WordPress is the most popular content management system (CMS) in the world at the moment, with the platform estimated to power around 36% of all websites on the internet by the company’s own account. The CMS is very flexible, supports loads of different themes and apps, is suitable for any type of website and, unlike rival site builders such as Wix, won’t cost you a thing. That’s right, WordPress is completely free and open-source to boot, which explains why the platform is so popular with novice and veteran webmasters alike.
But while WordPress is a great CMS for building your next website, you do need to pair it with a good hosting provider in order to achieve the best results. WordPress itself recommends going either with Bluehost, DreamHost or SiteGround but the choice is entirely up to you. Just make sure to pick a reliable hosting provider, otherwise, you’ll probably going to have to migrate your site to a new host sooner or later. Migrating a WordPress website can be a bit of a hassle if you’re not familiar with the process but don’t worry because we’re going to teach you how it works in this step-by-step guide.
Pretty much all the major web-hosting providers, and even some of the smaller ones, offer WordPress website migration services. Some providers will migrate your website for free while others charge for the service. Each company has its own way of doing doings.
For example, DreamHost charges $99 for site migrations if you’re on a shared hosting plan but the service is free with managed WordPress packages. Meanwhile, A2 Hosting offers free site migrations with all plans and iPage charges $150 for each site you want to migrate. Bluehost has a similar deal but can migrate up to 5 sites for a total of $150.
If you decide to use the site migration service offered by your provider, the company will take care of everything for you. If you decide to do it yourself, however, there are a few things to keep in mind. Firstly, you shouldn’t try to migrate your WordPress website all at once if you want to do it properly. Instead, you’ll want to migrate your domain name, databases, emails, and your site’s files separately and you’ll need to do these things in a certain order.
This goes without saying but you should sign up with a new hosting provider before you begin the process of transferring your WordPress website from your old host. If you haven’t decided on a new provider just yet, make sure to check out our list of top Bluehost alternatives because most of the companies there are excellent at hosting WordPress sites.
Moving Your Website to the New Hosting Provider
In order for everything to run smoothly, you’re going to need to have access to a file manager or FTP client and a tool for managing databases on both your new and old hosting accounts. Once you’re sure you have access to everything, you can begin the transfer by following the steps down below.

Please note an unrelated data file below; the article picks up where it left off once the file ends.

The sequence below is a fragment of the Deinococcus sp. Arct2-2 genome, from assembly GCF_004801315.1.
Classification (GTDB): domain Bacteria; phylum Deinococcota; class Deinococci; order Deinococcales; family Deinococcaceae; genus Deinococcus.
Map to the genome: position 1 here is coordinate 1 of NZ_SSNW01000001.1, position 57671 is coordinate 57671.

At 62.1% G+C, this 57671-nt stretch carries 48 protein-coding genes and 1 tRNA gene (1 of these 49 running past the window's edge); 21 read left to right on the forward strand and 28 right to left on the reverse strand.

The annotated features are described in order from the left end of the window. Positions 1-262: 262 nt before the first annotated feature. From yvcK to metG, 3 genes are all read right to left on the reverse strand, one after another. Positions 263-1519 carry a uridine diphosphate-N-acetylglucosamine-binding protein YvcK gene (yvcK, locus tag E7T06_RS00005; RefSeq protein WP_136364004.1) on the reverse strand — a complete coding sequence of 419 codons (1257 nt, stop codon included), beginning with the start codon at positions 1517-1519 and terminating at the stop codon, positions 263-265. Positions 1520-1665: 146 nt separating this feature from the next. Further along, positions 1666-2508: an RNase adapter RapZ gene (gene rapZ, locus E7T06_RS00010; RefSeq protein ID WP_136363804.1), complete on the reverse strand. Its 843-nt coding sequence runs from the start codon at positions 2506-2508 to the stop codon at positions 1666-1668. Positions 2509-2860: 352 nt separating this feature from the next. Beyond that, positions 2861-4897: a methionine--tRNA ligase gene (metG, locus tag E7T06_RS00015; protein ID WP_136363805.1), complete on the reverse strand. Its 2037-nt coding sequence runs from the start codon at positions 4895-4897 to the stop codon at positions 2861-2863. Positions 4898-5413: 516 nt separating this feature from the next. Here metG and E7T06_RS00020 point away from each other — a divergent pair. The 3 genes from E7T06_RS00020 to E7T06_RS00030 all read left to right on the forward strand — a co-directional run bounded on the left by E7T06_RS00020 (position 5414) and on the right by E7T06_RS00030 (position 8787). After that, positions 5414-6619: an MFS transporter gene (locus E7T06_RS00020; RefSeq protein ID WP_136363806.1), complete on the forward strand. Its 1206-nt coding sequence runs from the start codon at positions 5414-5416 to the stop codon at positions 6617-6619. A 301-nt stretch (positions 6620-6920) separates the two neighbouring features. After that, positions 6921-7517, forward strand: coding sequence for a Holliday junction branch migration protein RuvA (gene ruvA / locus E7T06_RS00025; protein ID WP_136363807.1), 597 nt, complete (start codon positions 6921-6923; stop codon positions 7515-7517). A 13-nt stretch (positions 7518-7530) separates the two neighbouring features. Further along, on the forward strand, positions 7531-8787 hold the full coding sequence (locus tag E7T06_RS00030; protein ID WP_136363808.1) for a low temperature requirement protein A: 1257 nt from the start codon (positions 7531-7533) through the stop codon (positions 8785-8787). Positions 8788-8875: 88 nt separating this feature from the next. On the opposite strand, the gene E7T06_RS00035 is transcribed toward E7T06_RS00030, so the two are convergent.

Step 1: Copy Your WordPress Files
Your first order of business is to make a local copy of all files found on your WordPress website. Some providers allow users to make manual copies of their sites and then download them locally, but not all companies offer this feature. If your old provider doesn’t let you download files via the control panel (or charges you for it), you can simply use a file transfer protocol (FTP) client to achieve the same result. If your provider does have a cPanel, follow these steps:
- Open the cPanel and find the tool labeled File Manager. There, look for a directory named after the website you want to transfer and open it. If you can’t find a directory like that, look for a directory labeled ‘public_html’. The name of the root directory may vary depending on your provider but you’ll know you found the right one if the files and folders inside have names like ‘wp-admin’, ‘wp-content’, etc.
- Click the Select All option at the top of the list or use your mouse to manually select the files.
- Now look to the left-hand side of the window to find an option that allows you to compress all the files you have selected.
- Once you select the Compress option you will be greeted by a popup window that asks you to confirm the action. Change the name of the resulting archive if needed and then begin the compression process.
- After all your files have been compressed click the Download button to save the archive to your computer.
Note: some web hosting providers (like DreamHost for example) use a custom control panel instead of the regular cPanel. The instructions provided above still apply even when using a custom control panel, however, some of the options (compress, download, etc.) may not be located in the same places as those found in cPanel.
Uploading the Backup